brands and banks do not have clear benchmarks in implementing this policy,” Fitri added.
added. RAN also cautioned that the claims that have been made by many of the companies
brands and banks about the elimination of deforestation or human rights violations committed to date are not credible as there is no
to date are not credible because there is no credible independent verification mechanism
used to ensure that NDPE policies are adhered to.

While many of these brands and banks have adopted various NDPE commitments and policies and are
uphold human rights and Indigenous Peoples in their business practices after COP26. However,
since the adoption of the Paris Agreement, these giant global banks are shown to have provided
at least USD 22.5 billion to forest-risk commodity companies operating in the three largest
largest tropical forest regions in Indonesia, the Congo Basin and the Amazon. JPMorgan Chase
was the largest, providing USD 6.9 billion, while MUFG followed with USD 4

BNI, CIMB and ICBC are still lagging behind as they have no NDPE policies at all, though
in recent years other banks such as MUFG issued partial NDPE policies for palm oil.
policy for palm oil. However, MUFG does not require palm oil traders to comply with this policy, and fails to regulate the provision of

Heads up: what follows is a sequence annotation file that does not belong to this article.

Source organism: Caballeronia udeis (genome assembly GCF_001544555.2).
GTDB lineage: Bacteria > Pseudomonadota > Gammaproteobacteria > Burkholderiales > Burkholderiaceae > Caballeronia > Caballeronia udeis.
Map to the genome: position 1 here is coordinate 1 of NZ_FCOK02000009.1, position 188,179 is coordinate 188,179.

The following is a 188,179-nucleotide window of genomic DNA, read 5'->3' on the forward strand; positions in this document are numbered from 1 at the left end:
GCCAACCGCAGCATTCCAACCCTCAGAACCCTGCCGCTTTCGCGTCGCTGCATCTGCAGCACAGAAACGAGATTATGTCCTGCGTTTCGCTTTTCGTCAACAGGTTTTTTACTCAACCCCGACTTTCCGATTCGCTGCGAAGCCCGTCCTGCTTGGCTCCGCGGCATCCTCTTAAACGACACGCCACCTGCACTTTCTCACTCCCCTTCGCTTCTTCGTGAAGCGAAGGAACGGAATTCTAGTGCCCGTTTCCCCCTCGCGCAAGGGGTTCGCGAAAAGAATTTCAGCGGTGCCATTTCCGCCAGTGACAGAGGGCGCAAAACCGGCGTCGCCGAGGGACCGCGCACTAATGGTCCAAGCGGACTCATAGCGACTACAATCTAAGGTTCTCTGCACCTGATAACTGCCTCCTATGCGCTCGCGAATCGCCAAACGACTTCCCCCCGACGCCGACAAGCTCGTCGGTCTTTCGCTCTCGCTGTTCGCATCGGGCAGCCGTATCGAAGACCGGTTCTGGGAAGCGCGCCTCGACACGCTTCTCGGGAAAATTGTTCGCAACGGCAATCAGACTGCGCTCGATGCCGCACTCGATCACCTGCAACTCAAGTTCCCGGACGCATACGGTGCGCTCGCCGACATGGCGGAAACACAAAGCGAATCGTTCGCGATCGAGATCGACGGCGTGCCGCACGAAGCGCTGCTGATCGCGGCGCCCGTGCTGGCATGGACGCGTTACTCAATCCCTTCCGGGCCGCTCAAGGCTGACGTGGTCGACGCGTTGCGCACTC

this policy, and fails to regulate its lending to other commodities such as pulp & paper and beef, which are also risky.
& paper and beef that also pose forest risks.

MUFG, on the other hand, continues to fund Indofood, Indonesia’s largest food company which was
expelled from the Roundtable on Sustainable Palm Oil (RSPO) certification scheme over labor abuses by one of its palm oil subsidiaries, PT London Sumatera (Lonsum).
(Lonsum). Whereas banks such as Citigroup, Standard Chartered, and the brand name PepsiCo have all cut ties with the company.
PepsiCo, have all severed business ties with Indofood, while MUFG has continued to
continues to fund it, despite recently pledging to clean up its palm oil investments.

“Since being expelled from the RSPO, labor conditions on Lonsum plantations have continued to deteriorate. Although
MUFG’s huge injection of funds, Lonsum still does not give severance pay to more than 1,000 workers.